As members of the Missouri House debated HJR 98 last week — a bill that would create a ballot initiative to assign fetuses full personhood — we’ve heard some of the most harmful rhetoric about women and rape that we have heard since Todd Akin’s run for Senate.
As practicing obstetrician-gynecologists, and representatives of the Missouri section of the American Congress of Obstetricians and Gynecologists, we feel compelled to speak out about such language. Regardless of personal feeling about abortion, we hope that everyone could agree that violence against women is unacceptable.
However, during a House floor debate last week, Rep. Tila Hubrecht, R-Dexter, suggested that a pregnancy resulting from a rape is a “silver lining.”
We find the notion that good may come of such a violation to be dangerous at best. Rape is one of the most violent attacks against women, and any suggestion that there is a bright side to sexual violence is an offense to all survivors.
First of all, rape has clear medical consequences in addition to risk of pregnancy. Perpetrators of sexual assault may not use condoms, exposing victims to sexually transmitted infection. Acute traumatic injuries may range from scratches, bruises and welts to severe lacerations, fractures, head and facial trauma, and more.
There are also long-term physical consequences, including chronic pelvic pain and sexual dysfunction, which can impact women throughout their lives.
But let’s not forget the extreme, debilitating psychologic and mental health consequences associated with sexual assault. These consequences are very real, and they should not be diminished by the claim that any rape has a silver lining.
Immediately after a sexual assault, survivors may suffer from a rape-trauma syndrome that can present as generalized pain throughout the body; eating and sleeping disturbances; and any combination of anger, fear, guilt, humiliation, anxiety, and even — tragically — self-blame. The next phase is often characterized by flashbacks and phobias, including nightmares; these may be accompanied by physiological symptoms, especially of a gynecologic nature. This stage of suffering may last for months, forcing women to live with their trauma for a prolonged period of time.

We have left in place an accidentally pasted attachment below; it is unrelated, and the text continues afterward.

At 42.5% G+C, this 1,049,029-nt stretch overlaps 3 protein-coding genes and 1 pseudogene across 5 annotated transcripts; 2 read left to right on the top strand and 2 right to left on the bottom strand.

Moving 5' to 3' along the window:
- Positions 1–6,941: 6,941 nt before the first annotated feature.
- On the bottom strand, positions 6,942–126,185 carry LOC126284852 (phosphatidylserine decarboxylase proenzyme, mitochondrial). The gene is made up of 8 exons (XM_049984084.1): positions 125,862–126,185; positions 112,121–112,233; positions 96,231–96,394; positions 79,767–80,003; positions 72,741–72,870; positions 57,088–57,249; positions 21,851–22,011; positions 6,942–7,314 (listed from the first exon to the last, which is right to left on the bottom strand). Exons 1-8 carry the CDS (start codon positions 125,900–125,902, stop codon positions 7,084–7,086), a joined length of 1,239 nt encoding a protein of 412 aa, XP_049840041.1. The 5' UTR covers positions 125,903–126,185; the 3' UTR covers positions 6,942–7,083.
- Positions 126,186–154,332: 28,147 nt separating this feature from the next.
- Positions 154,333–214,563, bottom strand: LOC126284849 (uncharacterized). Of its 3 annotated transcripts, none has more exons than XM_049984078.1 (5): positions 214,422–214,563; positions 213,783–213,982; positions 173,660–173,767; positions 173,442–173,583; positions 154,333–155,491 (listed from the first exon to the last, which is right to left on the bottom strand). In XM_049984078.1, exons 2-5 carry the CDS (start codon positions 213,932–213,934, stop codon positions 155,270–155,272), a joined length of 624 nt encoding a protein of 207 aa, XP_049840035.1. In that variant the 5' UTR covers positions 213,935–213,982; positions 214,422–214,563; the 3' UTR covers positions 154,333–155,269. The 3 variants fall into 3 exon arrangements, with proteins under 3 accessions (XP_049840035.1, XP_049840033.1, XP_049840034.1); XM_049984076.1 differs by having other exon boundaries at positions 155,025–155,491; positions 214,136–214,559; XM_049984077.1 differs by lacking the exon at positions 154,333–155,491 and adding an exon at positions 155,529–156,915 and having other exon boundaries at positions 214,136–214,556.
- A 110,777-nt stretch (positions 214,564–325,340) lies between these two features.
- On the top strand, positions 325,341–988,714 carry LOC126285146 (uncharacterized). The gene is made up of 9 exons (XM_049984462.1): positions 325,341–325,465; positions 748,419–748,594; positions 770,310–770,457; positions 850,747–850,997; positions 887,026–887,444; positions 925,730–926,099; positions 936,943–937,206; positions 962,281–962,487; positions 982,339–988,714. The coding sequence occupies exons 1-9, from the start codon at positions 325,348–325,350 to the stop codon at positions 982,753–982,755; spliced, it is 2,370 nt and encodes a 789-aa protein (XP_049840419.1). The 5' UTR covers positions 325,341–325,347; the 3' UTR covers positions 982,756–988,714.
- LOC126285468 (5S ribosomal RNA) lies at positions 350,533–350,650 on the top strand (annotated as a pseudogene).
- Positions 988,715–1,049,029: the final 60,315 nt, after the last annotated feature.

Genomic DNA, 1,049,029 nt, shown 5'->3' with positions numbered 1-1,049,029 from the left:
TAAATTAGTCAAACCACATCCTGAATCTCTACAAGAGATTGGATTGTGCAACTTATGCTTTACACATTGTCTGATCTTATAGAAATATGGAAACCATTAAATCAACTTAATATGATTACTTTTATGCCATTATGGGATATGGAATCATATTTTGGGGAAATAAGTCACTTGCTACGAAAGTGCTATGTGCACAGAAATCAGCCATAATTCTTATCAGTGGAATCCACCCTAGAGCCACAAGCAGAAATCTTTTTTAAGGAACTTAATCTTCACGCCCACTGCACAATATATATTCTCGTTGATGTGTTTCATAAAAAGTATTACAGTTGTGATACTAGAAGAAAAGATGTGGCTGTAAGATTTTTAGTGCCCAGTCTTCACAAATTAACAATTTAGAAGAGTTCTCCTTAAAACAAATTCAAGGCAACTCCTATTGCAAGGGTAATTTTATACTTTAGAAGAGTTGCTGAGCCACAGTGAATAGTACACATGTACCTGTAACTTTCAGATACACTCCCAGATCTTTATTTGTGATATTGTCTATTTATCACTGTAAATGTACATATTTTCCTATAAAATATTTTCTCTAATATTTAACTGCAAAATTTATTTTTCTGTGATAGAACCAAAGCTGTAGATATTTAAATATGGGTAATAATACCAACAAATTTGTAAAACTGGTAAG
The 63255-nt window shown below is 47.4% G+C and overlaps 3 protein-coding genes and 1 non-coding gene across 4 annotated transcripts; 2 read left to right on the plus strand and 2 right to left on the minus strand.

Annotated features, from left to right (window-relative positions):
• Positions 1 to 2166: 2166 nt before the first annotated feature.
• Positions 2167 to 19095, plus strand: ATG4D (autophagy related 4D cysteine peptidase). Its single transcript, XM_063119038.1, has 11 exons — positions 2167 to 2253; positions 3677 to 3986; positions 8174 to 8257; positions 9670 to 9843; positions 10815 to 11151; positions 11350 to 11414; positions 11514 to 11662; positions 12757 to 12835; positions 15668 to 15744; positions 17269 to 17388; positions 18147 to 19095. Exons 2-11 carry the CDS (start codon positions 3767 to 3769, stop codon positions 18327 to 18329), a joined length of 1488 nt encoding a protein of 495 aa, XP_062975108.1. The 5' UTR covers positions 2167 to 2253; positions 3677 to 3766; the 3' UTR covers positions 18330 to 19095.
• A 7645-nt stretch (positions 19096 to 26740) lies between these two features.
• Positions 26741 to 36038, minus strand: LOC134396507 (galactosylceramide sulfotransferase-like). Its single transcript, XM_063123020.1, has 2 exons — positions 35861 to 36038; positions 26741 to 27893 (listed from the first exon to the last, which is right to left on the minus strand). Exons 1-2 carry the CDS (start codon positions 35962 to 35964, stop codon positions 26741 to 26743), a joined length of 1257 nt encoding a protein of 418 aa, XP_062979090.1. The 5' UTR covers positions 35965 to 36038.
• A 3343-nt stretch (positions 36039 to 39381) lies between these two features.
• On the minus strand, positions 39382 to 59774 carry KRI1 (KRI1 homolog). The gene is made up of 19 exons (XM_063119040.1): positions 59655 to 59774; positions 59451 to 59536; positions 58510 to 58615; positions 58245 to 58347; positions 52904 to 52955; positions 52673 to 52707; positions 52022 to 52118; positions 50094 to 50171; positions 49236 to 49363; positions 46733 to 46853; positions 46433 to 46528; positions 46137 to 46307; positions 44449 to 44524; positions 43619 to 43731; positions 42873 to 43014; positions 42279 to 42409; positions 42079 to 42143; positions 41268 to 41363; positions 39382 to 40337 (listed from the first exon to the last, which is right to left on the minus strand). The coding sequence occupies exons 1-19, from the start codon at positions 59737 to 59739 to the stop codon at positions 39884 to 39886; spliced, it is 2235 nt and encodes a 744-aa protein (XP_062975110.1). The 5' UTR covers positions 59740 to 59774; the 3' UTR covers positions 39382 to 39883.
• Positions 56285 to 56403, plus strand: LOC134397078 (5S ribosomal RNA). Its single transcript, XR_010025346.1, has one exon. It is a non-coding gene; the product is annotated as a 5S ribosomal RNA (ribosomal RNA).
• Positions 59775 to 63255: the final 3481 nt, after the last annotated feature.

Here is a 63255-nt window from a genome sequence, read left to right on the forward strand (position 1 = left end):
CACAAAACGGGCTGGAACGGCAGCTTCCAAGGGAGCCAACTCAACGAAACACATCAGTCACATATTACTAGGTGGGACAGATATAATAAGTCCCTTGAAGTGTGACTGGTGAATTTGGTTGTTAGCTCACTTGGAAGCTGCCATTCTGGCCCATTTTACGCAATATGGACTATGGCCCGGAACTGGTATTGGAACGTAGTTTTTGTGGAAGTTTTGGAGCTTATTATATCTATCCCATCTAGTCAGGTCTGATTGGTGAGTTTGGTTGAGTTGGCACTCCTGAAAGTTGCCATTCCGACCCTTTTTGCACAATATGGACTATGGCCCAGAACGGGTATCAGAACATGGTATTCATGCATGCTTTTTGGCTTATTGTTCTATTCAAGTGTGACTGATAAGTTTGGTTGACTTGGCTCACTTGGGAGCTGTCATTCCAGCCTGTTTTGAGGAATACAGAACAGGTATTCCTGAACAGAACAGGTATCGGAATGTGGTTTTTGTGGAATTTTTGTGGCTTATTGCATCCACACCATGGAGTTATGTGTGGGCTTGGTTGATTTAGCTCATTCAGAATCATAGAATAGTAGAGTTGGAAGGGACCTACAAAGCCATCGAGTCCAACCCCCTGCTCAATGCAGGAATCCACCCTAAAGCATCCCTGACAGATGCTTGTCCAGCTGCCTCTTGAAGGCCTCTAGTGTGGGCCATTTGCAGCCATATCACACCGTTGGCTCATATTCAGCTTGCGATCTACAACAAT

It doesn’t stop there. Sexual assault can lead to post-traumatic stress disorder and/or alcohol and drug abuse; in one survey of women seeking treatment for substance abuse, more than three quarters had reported being the victims of sexual or physical violence.
Without question, any woman who has survived sexual assault knows full well that there is no silver lining. It is a crushing, massively traumatic experience.
That’s why forcing a pregnancy on a woman who has been a victim is literally adding injury to injury. For many women, a pregnancy is indeed something to celebrate. But this is highly unlikely for survivors of rape, who under this legislation could be forced to carry their assailants’ “silver lining” to term.
This is not only cruel, it could also be dangerous. Despite advances in medicine, maternal mortality is actually on the rise in the U.S., including in Missouri. The days of women dying in childbirth are not over. And pregnancy and childbirth can have lasting consequences on a woman’s health. Exposing sexual assault victims to the risks inherent in pregnancy and childbirth is effectively punishing her for her own assault. This is unacceptable.
Women who have been sexually assaulted do not deserve to have their experience diminished by politicians who seemingly ignore the trauma and pain they experience. What they deserve is empathetic care and access to the full range of medical support that they need, including emergency contraception (which could be compromised as a result of this legislation) and abortion (which would certainly be compromised).
We have treated patients who have been the victims of sexual violence, and have seen firsthand the effect that it has on their lives. Given that roughly one in five women will report an attempted or completed rape in their lifetime, it seems likely our elected officials themselves know these women — they are friends, neighbors, and indeed their families.
We stand with rape victims and denounce the notion that rape has a “silver lining.” We ask our Legislature to do the same.
Dr. Octavio Chorino is president of the Missouri Section Advisory Committee of the American Congress of Obstetricians and Gynecologists. Dr. Peter Greenspan is legislative chair.